Who are Santhals, the community which Droupadi Murmu belongs to? | India News

Santhal, also spelt as Santal, literally means a calm, peaceful man. Santha means calm, and ala means man in the Santhali (also spelt as Santali) language. Santhals are the third largest scheduled tribe community in India after Gonds and Bhils. The Santhali population is mostly distributed in Jharkhand, Odisha and West Bengal. The BJP’s presidential election candidate Droupadi Murmu’s home district, Mayurbhanj, is one of the districts having dense concentration of the Santhali people.
The Odisha government’s website for Bhubaneswar-based Scheduled Castes and Scheduled Tribes Research and Training Institute (SCSTRTI) gives a detailed account of the life of the Santhali people, from prehistoric times.

The Santhals were a nomadic stock before they chose to settle in the Chotanagpur plateau. By the end of the 18th century, they had concentrated in the Santhal Parganas of Jharkhand (earlier Bihar). From there, they migrated to Odisha and West Bengal.
Tribal communities, outside the Northeast, generally have lower levels of literacy but the Santhals have higher – a result of a pro-school education awareness since at least the 1960s – literacy rate compared to other tribes in Odisha, Jharkhand and West Bengal. Many of the community have entered the creamy layer of Indian society.
For example, Jharkhand chief minister Hemant Soren is a Santhal. The incumbent Comptroller and Auditor General of India (CAGI) Girsh Chandra Murmu, who was the first Lt Governor of the Union Territory of Jammu and Kashmir, is also a Santhal. The current Union Jal Shakti Minister Biseswar Tudu – the Lok Sabha MP from Droupadi Murmu’s home district Mayurbhanj – is from the Santhal community. Some news reports quoted their community leaders terming the nomination of Droupadi Murmu as the ruling party’s presidential election candidate as “a golden era for Santhals” in the country.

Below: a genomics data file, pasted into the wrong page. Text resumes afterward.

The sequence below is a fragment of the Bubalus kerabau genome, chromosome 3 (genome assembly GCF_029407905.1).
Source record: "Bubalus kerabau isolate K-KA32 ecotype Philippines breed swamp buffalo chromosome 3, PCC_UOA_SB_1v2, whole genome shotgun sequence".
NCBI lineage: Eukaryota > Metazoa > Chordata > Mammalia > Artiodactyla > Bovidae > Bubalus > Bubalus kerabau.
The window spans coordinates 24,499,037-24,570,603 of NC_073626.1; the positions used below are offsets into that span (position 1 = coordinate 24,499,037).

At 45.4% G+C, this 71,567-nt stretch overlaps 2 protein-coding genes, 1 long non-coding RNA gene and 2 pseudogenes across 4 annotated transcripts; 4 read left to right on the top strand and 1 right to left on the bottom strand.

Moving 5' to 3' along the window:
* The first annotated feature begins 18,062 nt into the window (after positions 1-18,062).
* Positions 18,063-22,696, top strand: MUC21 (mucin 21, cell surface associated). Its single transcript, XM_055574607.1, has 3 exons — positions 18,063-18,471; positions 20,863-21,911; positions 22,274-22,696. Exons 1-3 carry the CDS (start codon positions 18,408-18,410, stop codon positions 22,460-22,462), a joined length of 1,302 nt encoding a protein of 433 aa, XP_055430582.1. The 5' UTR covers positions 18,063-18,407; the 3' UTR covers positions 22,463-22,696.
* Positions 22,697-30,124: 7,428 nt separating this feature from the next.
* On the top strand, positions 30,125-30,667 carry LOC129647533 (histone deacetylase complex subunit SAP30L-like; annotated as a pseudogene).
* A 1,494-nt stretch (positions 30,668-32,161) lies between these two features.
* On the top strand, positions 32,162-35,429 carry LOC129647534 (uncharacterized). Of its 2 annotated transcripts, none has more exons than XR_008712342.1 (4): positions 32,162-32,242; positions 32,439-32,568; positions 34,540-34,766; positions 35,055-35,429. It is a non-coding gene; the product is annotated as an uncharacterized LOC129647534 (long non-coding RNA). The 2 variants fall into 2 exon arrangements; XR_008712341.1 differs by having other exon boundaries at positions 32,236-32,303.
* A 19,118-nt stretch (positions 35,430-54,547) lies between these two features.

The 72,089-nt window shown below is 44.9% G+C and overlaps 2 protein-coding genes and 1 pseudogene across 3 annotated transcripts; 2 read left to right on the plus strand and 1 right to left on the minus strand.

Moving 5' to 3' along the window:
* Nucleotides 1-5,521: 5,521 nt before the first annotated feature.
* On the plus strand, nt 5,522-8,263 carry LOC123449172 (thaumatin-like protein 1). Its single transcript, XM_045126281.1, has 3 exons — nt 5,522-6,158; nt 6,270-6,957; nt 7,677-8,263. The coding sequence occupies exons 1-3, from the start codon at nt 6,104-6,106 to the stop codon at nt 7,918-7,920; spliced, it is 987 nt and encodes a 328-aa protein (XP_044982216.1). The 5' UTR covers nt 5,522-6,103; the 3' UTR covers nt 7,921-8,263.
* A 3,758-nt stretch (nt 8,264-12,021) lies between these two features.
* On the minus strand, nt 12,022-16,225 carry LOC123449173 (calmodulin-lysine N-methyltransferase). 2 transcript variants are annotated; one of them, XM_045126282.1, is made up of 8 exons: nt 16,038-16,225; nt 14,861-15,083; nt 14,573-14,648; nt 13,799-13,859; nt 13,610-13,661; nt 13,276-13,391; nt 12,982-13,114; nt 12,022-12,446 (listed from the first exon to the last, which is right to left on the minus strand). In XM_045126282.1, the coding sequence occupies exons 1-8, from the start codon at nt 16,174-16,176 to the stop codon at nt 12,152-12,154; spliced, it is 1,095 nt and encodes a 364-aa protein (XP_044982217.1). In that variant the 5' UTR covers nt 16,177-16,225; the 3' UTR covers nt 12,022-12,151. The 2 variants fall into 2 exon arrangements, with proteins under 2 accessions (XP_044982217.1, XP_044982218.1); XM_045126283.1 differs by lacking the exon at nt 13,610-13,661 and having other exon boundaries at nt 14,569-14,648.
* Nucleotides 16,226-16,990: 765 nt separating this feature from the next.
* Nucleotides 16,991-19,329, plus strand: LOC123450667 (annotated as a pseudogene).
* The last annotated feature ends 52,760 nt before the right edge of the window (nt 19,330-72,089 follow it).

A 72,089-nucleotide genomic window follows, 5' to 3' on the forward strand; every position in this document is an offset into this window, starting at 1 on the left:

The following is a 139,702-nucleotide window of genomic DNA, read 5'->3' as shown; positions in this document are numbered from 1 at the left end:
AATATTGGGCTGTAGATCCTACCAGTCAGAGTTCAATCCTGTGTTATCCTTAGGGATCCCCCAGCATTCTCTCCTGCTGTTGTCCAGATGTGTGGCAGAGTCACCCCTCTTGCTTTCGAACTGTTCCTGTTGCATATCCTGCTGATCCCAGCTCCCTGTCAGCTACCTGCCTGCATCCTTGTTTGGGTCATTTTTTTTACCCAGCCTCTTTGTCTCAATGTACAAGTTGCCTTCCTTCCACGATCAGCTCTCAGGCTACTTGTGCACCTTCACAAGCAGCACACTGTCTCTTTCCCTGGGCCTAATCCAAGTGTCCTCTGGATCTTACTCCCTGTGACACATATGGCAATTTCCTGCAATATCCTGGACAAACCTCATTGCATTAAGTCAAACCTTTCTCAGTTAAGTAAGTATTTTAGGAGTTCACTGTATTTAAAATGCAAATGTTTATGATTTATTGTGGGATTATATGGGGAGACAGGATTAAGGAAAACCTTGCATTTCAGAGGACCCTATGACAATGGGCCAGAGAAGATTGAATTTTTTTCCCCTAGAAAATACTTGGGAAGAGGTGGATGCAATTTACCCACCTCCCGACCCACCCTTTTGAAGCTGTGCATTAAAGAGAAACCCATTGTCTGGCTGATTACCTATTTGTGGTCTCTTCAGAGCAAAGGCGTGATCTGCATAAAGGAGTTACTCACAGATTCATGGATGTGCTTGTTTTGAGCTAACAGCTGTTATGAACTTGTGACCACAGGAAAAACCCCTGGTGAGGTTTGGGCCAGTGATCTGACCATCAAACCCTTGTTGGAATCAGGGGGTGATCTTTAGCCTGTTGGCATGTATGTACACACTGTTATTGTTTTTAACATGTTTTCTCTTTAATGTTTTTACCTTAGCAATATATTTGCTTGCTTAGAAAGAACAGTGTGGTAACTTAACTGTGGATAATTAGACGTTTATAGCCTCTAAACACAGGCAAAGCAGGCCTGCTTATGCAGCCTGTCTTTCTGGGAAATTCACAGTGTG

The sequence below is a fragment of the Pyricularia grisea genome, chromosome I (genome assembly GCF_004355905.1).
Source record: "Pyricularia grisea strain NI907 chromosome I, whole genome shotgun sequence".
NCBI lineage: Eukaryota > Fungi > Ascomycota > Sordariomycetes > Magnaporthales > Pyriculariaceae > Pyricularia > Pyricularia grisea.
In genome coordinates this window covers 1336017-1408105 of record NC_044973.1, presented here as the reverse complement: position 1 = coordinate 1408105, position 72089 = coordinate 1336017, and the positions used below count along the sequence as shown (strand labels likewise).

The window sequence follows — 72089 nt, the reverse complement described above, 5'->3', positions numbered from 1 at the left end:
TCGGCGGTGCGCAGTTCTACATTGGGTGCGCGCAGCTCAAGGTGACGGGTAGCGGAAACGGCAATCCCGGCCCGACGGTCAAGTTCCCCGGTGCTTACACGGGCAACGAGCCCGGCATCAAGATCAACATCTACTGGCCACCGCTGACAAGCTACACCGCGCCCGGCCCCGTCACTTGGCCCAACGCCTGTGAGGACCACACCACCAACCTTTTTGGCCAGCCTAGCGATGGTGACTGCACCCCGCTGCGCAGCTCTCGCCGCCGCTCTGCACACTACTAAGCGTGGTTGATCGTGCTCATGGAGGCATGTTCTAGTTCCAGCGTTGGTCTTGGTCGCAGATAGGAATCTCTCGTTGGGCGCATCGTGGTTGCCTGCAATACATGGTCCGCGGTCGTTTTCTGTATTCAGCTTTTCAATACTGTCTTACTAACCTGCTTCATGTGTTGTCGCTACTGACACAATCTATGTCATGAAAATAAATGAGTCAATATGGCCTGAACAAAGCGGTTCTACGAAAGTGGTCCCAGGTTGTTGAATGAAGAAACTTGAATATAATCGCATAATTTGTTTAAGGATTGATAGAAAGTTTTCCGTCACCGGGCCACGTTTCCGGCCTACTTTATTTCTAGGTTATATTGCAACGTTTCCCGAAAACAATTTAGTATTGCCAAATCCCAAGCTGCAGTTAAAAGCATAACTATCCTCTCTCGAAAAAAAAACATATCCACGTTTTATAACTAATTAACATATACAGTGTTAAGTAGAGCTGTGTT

Despite their social upliftment, the Santhals are usually connected to their roots. They are nature worshippers and could be seen paying obeisance at Jaher (sacred groves) in their villages.
Their traditional dress includes dhoti and gamuchha for men and a short-check saree, usually blue and green, for women, who generally put on tattoos. Various forms of marriage are accepted in the Santhal society – including elopement, widow remarriage, levirate, forced (rare) and the one in which a man is made to marry the woman he has impregnated.
Divorce is not a taboo in the Santhal society. Either of the couple could divorce the other. A man can divorce his wife if she is proven to be a witch or does not obey his command or goes to her parents’ home frequently disregarding his interests.
A woman can divorce her husband if he fails to provide for her or if she wants to marry another man. In the latter case, the man who marries the woman must pay the bride price and other expenses to her former husband. If a man divorces his wife, the village council fixes a compensation that he must pay to his wife.
There are certain unique rules that expecting Santhal parents have to follow. The husband does not kill an animal or takes part in a funeral when the wife is pregnant. The wife does not go out into the forest unaided by somebody, and does not mourn or weep the death of anybody during her pregnancy.
Santhals are fond of their folk song and dance that they perform at all community events and celebrations. They play musical instruments like kamak, dhol, sarangi and flutes.
Most Santhals are agriculturists, depending on their farmlands or forests. Their homes, called Olah, have a particular three-colour pattern on the outer walls. The bottom portion is painted with black soil, the middle with white and the upper with red.
River Damodar holds a special place in the religious life cycle of a Santhal. When a Santhal dies, his or her ashes and bones are immersed in the Damodar for a peaceful afterlife.
Their tribal language is called Santhali, which is written in a script called Ol chiki, developed by Santhal scholar Pandit Raghunath Murmu. Santhali language belongs to the Munda group. Santhali written in OI-Chiki script is recognised as one of the scheduled languages in the Eighth Schedule to the Constitution.

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